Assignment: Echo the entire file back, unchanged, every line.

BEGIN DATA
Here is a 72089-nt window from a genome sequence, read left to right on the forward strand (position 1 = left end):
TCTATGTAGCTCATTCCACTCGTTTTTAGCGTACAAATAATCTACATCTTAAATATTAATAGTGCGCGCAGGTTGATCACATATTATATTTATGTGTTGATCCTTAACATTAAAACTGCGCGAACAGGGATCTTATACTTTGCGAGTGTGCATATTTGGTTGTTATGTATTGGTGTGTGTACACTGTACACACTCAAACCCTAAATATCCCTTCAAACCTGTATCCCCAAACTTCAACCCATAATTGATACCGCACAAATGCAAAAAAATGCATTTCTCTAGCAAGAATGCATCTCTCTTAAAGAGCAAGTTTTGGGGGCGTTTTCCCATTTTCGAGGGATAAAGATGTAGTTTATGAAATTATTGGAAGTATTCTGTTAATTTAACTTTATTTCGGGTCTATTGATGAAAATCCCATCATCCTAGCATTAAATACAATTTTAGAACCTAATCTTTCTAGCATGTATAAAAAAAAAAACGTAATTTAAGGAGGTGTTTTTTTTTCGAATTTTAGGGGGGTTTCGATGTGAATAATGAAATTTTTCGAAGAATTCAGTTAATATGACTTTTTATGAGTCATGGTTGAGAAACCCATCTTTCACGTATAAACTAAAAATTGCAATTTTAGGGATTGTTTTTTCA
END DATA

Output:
Here is a 72089-nt window from a genome sequence, read left to right on the forward strand (position 1 = left end):
TCTATGTAGCTCATTCCACTCGTTTTTAGCGTACAAATAATCTACATCTTAAATATTAATAGTGCGCGCAGGTTGATCACATATTATATTTATGTGTTGATCCTTAACATTAAAACTGCGCGAACAGGGATCTTATACTTTGCGAGTGTGCATATTTGGTTGTTATGTATTGGTGTGTGTACACTGTACACACTCAAACCCTAAATATCCCTTCAAACCTGTATCCCCAAACTTCAACCCATAATTGATACCGCACAAATGCAAAAAAATGCATTTCTCTAGCAAGAATGCATCTCTCTTAAAGAGCAAGTTTTGGGGGCGTTTTCCCATTTTCGAGGGATAAAGATGTAGTTTATGAAATTATTGGAAGTATTCTGTTAATTTAACTTTATTTCGGGTCTATTGATGAAAATCCCATCATCCTAGCATTAAATACAATTTTAGAACCTAATCTTTCTAGCATGTATAAAAAAAAAAACGTAATTTAAGGAGGTGTTTTTTTTTCGAATTTTAGGGGGGTTTCGATGTGAATAATGAAATTTTTCGAAGAATTCAGTTAATATGACTTTTTATGAGTCATGGTTGAGAAACCCATCTTTCACGTATAAACTAAAAATTGCAATTTTAGGGATTGTTTTTTCA